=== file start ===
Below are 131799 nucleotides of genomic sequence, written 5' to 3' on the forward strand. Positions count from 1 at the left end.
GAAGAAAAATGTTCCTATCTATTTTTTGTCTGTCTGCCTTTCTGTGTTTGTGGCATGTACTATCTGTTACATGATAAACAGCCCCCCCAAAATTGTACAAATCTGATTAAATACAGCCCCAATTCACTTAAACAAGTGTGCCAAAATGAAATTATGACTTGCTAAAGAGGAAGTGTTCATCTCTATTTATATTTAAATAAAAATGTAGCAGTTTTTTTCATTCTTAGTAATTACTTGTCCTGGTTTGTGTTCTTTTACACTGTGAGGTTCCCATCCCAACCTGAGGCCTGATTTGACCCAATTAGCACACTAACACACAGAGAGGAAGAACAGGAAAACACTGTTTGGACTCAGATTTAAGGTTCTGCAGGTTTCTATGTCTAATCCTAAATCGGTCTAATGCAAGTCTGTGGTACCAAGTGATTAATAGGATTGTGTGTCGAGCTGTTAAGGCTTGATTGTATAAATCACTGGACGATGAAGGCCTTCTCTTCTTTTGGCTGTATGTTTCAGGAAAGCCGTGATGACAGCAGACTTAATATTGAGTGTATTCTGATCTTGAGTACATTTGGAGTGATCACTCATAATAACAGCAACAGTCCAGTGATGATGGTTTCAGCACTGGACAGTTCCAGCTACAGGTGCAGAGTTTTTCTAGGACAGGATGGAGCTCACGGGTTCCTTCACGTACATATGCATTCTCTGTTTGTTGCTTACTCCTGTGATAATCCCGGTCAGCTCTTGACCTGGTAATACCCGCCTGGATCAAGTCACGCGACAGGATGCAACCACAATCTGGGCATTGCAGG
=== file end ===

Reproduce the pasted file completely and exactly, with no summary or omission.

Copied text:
Below are 131799 nucleotides of genomic sequence, written 5' to 3' on the forward strand. Positions count from 1 at the left end.
GAAGAAAAATGTTCCTATCTATTTTTTGTCTGTCTGCCTTTCTGTGTTTGTGGCATGTACTATCTGTTACATGATAAACAGCCCCCCCAAAATTGTACAAATCTGATTAAATACAGCCCCAATTCACTTAAACAAGTGTGCCAAAATGAAATTATGACTTGCTAAAGAGGAAGTGTTCATCTCTATTTATATTTAAATAAAAATGTAGCAGTTTTTTTCATTCTTAGTAATTACTTGTCCTGGTTTGTGTTCTTTTACACTGTGAGGTTCCCATCCCAACCTGAGGCCTGATTTGACCCAATTAGCACACTAACACACAGAGAGGAAGAACAGGAAAACACTGTTTGGACTCAGATTTAAGGTTCTGCAGGTTTCTATGTCTAATCCTAAATCGGTCTAATGCAAGTCTGTGGTACCAAGTGATTAATAGGATTGTGTGTCGAGCTGTTAAGGCTTGATTGTATAAATCACTGGACGATGAAGGCCTTCTCTTCTTTTGGCTGTATGTTTCAGGAAAGCCGTGATGACAGCAGACTTAATATTGAGTGTATTCTGATCTTGAGTACATTTGGAGTGATCACTCATAATAACAGCAACAGTCCAGTGATGATGGTTTCAGCACTGGACAGTTCCAGCTACAGGTGCAGAGTTTTTCTAGGACAGGATGGAGCTCACGGGTTCCTTCACGTACATATGCATTCTCTGTTTGTTGCTTACTCCTGTGATAATCCCGGTCAGCTCTTGACCTGGTAATACCCGCCTGGATCAAGTCACGCGACAGGATGCAACCACAATCTGGGCATTGCAGG